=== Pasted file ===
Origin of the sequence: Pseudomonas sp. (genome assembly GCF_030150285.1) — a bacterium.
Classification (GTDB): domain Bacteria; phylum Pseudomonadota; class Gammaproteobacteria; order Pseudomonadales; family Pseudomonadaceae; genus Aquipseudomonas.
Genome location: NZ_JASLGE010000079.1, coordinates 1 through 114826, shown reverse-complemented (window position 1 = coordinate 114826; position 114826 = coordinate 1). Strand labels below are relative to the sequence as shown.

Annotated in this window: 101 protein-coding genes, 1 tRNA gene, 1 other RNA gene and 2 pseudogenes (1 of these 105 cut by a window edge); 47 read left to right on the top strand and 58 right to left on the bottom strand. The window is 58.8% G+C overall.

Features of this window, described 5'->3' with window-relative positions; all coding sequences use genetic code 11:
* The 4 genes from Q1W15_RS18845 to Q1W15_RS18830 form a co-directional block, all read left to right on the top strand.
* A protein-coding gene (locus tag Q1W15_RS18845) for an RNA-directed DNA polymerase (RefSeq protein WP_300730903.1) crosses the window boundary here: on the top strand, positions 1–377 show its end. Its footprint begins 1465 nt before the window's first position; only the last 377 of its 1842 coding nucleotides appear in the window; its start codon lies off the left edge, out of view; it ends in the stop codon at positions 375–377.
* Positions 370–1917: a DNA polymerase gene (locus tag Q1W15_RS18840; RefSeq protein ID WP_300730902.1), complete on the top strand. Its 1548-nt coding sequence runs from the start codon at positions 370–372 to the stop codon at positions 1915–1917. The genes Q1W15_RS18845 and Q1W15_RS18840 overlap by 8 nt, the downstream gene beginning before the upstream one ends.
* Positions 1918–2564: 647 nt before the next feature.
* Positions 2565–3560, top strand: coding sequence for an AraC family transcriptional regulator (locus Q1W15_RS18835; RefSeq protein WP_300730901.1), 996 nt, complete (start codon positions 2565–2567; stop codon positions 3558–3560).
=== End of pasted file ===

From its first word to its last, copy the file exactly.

Origin of the sequence: Pseudomonas sp. (genome assembly GCF_030150285.1) — a bacterium.
Classification (GTDB): domain Bacteria; phylum Pseudomonadota; class Gammaproteobacteria; order Pseudomonadales; family Pseudomonadaceae; genus Aquipseudomonas.
Genome location: NZ_JASLGE010000079.1, coordinates 1 through 114826, shown reverse-complemented (window position 1 = coordinate 114826; position 114826 = coordinate 1). Strand labels below are relative to the sequence as shown.

Annotated in this window: 101 protein-coding genes, 1 tRNA gene, 1 other RNA gene and 2 pseudogenes (1 of these 105 cut by a window edge); 47 read left to right on the top strand and 58 right to left on the bottom strand. The window is 58.8% G+C overall.

Features of this window, described 5'->3' with window-relative positions; all coding sequences use genetic code 11:
* The 4 genes from Q1W15_RS18845 to Q1W15_RS18830 form a co-directional block, all read left to right on the top strand.
* A protein-coding gene (locus tag Q1W15_RS18845) for an RNA-directed DNA polymerase (RefSeq protein WP_300730903.1) crosses the window boundary here: on the top strand, positions 1–377 show its end. Its footprint begins 1465 nt before the window's first position; only the last 377 of its 1842 coding nucleotides appear in the window; its start codon lies off the left edge, out of view; it ends in the stop codon at positions 375–377.
* Positions 370–1917: a DNA polymerase gene (locus tag Q1W15_RS18840; RefSeq protein ID WP_300730902.1), complete on the top strand. Its 1548-nt coding sequence runs from the start codon at positions 370–372 to the stop codon at positions 1915–1917. The genes Q1W15_RS18845 and Q1W15_RS18840 overlap by 8 nt, the downstream gene beginning before the upstream one ends.
* Positions 1918–2564: 647 nt before the next feature.
* Positions 2565–3560, top strand: coding sequence for an AraC family transcriptional regulator (locus Q1W15_RS18835; RefSeq protein WP_300730901.1), 996 nt, complete (start codon positions 2565–2567; stop codon positions 3558–3560).